Last ride in Australia I really had to grit my teeth and keep on the power in some unexpected sand on what was otherwise nice 80-90 kph hard pack.
It was very hard to see the sand drifts - same colour as the road. Far too easy to lose the front end if you try to slow quickly.

Only place I've ever seen a tar snake sign was in Quebec ...showed a bike sideways on them. They had a white powderish stuff on them and were crazy slick.

I wish they would mix some grit in the filler material.
 

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I treat tar tar snakes like I do paint stipes and railroad tracks. They all offer very little traction. In the Summer Tar gets hot and slippery and oozes out of the cracks. We also have "Slurry Paving" here in Virginia. Often in long thin partial lane patches which leaves a lot of loose gravel some visible and some almost invisible.

Definition: A slurry seal is the application of a mixture of water, asphalt emulsion, aggregate (very small crushed rock), and additives to an existing asphalt pavement surface. A slurry seal is similar to a fog seal except the slurry seal has aggregates as part of the mixture.


Reading road surface, looking through turns and knowing what to expect and practicing how to handle it is paramount. So far that approach has kept me on the road and 2 wheels 58+ years.
 

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The tar snakes on Utah 12 back in 09 were like 3/8" higher than the surrounding pavement. Riding over those in the curves, even at 25 MPH, was not fun.

89A going down from the GC North Rim - Jacob Lake to Marble Canyon in AZ was exactly like that. Add Heidi K60 scouts and it was disconcerting to be sliding sideways in the sharp s curves then have it catch when back on the non tar pavement.
 

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Ohio might very well lead the nation with the invasion of tar snakes.
 

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One thing about Indiana roads is that INDOT is quite careful with the taxpayer's money, and generally won't pave or even grade and compact one square inch that's not actually needed for driving.

So most roads have absolutely no shoulder, and are thus spiked with gravel and dirt in the corners that trailers and trucks have pulled up. Plus, on all but a few main highways, there's no attention given to trimming brush, making signs visible, or sight lines in general.

INDOT also doesn't believe in such modern foolishness as road engineering, so in the hilly bits twisty roads are laid down on top of the original cow paths with absolutely no regard for banking, sight lines, G-forces, etc. Driveway and field connections are made wherever property owners feel is convenient, which very often leads to all sorts of garbage from gravel driveways in corners, and tons of blind driveways just out of sight below hill crests.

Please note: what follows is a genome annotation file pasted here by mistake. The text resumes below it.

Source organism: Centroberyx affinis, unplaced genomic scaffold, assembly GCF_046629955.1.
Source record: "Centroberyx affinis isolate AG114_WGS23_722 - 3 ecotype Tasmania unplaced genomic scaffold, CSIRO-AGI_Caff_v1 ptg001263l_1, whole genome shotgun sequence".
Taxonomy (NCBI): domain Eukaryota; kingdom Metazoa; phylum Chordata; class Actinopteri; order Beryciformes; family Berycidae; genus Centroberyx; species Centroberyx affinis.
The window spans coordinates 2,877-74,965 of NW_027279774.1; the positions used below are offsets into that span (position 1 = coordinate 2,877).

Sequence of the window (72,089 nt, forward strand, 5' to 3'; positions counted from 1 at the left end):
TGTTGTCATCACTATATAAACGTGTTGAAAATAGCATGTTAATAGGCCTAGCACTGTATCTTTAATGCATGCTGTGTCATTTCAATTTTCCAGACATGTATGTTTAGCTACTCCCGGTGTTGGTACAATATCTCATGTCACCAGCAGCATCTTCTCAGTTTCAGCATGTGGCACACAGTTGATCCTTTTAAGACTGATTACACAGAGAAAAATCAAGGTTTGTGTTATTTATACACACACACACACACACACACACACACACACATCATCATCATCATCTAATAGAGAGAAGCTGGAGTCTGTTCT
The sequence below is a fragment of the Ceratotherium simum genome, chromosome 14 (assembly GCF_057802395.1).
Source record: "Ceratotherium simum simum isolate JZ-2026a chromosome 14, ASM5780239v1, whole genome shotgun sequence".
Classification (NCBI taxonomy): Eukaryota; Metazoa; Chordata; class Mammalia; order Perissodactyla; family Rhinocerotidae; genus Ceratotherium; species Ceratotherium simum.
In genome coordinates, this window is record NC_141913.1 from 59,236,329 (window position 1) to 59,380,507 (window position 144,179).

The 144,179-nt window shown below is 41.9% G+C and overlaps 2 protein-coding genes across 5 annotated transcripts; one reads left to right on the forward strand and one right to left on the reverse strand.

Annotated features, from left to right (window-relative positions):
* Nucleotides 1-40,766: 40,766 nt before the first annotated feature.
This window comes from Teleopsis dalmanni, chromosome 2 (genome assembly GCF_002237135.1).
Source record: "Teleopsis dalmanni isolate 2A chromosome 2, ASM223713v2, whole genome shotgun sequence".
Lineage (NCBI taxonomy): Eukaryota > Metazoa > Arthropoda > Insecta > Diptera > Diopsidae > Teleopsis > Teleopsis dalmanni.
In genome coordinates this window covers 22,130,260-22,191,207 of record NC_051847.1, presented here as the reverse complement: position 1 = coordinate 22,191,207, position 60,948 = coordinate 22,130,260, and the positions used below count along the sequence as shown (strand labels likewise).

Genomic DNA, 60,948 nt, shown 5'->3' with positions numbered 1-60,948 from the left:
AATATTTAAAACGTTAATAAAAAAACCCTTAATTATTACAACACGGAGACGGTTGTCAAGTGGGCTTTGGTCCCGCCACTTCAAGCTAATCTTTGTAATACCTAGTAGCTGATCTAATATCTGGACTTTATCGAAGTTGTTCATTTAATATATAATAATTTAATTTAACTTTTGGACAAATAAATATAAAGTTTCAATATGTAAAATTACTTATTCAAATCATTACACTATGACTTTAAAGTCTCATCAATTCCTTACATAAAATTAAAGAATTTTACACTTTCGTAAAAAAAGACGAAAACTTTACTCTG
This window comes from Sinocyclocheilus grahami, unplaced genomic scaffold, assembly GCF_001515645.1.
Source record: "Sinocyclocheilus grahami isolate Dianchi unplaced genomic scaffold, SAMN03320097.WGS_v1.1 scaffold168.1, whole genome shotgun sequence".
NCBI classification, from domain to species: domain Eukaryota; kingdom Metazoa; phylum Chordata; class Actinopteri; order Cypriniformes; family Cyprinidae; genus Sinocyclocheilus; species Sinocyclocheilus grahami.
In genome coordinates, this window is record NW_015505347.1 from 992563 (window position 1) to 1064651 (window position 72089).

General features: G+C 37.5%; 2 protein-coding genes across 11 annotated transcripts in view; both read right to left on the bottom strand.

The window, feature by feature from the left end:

Chip-and-seal repaving is common, with zero efforts to clean up the excess gravel afterwards -- IN 135 in Brown County, to give just one example, was ruined for about 6 months a few years ago until traffic and weather finally kicked most of the excess gravel off the road or pounded it in. It was sort of fun on a KLR; just treat it as a gravel road.

And of course, tar snakes are cast far and wide with no regard for traction or reason, and they seem to just platter streaks of tar willy-nilly rather than trying to hit the cracks. Sometimes if you're very, very lucky (only seen it once) they'll throw some sand down (without getting much on the tar snakes) just to make sure there are no scraps of traction left fer them goddurn moder sickles.

I guess what I'm saying is that while we have some incredible twisty roads in Southern Indiana (seriously!), it's also quite challenging. You have to be 110% on your game and ready to encounter just about any stupid neglectful thing at any time.

On the plus side, it makes us better riders.

But it's a definite mind shift for riders from states where the DOT actually pays attention, like Missouri, Wisconsin, North Carolina, Tennessee, etc. I mean, the folks at MODOT are absolute artists.

Anyway, the OP's tale is not the least bit surprising, and I'm sorry to hear about the HD rider crashing. I'm sure it was avoidable, but we weren't there. Hope the rider is OK, and even though we're a "freedom state", perhaps he will consider a helmet in the future.